July 23, 2012
Toronto considers adopting CCDC2
A recent report to a City of Toronto committee recommends the adoption of CCDC2 but that could prove useless if the city’s procurement system is not fixed, says the president of the Ontario General Contractors Association (OGCA).
“I think it’s a very, very positive step but unless we fix the procurement side, the City of Toronto is still going to pay more than they should, they are still going to lose good bidders and the system is not going to work,” said OGCA president Clive Thurston.
He said it’s a problem not just in Toronto, but in many jurisdictions where procurement has been taken out of the hands of the construction professionals.
“That would be fine if both sides were talking to each other or there was some understanding of both sides, but there isn’t and we’re having this problem across the province.”
After months of cooperation, the OGCA and the Ontario Association of Architects recently released a report recommending the adopting of CCDC2 along with two sets of supplementary conditions — one for facilities and one for linear construction — to the City of Toronto.
“This is a major, major client and I think the success of what we did with them and getting them to consider adopting CCDC2 and a set of supplementaries that we can understand and move forward with is a tremendous step forward,” said Thurston.
“I hope that does influence other municipalities to not be so afraid of talking to us and to adopting CCDC2.”
He said the supplementary conditions balance the risk better. It was important to keep the contracts streamlined as some CCDC2 contracts can have supplementary conditions longer than the 30-page document itself.
“We worked very hard to get it down to a minimum number of supplementaries that address the City of Toronto issues. There may be others from time to time, depending on the specific type of project, that’s fine but they shouldn’t remain in the document,” said Thurston.
Neither side got exactly what they wanted through negotiations, but Thurston said the remaining issues will only require minimum fine tuning and that both sides have a commitment to continue talking.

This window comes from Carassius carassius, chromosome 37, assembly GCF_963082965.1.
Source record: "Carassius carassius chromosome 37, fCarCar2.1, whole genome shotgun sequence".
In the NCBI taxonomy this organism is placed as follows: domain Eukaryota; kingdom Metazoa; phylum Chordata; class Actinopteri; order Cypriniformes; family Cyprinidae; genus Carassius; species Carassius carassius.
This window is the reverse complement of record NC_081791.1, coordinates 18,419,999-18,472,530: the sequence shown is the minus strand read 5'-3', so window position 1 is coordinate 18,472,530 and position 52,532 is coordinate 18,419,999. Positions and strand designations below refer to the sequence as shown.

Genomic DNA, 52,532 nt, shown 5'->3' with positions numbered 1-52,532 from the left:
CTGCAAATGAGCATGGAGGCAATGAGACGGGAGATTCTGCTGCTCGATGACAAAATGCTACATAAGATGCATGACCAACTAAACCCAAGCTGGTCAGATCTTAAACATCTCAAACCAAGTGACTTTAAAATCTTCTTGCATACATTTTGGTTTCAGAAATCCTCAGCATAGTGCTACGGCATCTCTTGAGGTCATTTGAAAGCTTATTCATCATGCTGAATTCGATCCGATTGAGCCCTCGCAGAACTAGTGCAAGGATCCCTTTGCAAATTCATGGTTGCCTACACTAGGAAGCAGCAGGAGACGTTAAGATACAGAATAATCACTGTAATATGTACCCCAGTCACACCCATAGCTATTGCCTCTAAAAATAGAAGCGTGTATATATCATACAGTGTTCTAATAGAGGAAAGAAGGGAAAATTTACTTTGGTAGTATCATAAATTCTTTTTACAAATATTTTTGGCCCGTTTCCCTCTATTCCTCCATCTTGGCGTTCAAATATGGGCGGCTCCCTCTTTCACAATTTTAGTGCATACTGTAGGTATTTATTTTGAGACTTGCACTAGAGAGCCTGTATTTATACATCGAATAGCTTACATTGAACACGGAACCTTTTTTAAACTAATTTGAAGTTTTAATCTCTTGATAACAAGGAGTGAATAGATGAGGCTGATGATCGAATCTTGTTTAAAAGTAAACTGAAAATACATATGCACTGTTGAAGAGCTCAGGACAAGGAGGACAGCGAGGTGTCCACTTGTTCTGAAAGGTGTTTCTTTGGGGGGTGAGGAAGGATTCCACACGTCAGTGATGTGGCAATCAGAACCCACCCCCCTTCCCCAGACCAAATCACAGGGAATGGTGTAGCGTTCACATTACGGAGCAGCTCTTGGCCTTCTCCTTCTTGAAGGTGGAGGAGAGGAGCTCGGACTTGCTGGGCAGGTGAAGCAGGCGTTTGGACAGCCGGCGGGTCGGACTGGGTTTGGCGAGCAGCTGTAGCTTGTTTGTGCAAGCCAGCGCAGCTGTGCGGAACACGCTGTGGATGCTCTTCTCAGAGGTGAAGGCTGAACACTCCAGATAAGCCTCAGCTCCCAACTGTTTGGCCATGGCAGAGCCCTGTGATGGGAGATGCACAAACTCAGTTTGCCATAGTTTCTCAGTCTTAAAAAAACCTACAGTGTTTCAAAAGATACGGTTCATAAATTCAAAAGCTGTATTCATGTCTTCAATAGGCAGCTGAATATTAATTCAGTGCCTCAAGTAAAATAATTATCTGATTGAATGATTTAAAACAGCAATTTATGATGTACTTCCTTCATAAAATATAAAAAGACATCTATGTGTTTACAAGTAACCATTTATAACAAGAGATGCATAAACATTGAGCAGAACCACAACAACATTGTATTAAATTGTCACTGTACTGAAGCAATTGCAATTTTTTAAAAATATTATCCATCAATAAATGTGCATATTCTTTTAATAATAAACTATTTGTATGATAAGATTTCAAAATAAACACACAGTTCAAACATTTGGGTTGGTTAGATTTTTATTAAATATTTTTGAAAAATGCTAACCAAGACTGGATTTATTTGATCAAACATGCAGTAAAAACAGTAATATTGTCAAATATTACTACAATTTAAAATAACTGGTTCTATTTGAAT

Overall, he was pleased with the process and that it yielded a balanced and fair set of conditions. As always, it is still up to each contractor and architect to decide if these conditions meet their risk model, he noted.
In 2009, the Residential and Civil Construction Alliance of Ontario, who helped in the consultations with Toronto, commissioned a report, Towards A Fair and Balanced Approach: A Commentary on Government Procurement of Construction in the GTHA, that said approximately $2.6 billion is spent annually on construction by federal, provincial and municipal governments, their respective boards and agencies, as well as by school boards, universities, community colleges and hospitals.
These governments in the GTHA (Greater Toronto and Hamilton Area) may be paying an additional $500 million a year more than is necessary for construction projects because of onerous contracts and excessive risk transfer to contractors, found the report.
Thurston said the keys moving forward will be continued consultation and fixing Toronto’s procurement process.
The OGCA plans to reach out to the city and hopes to enter into a similar consultation on procurement.
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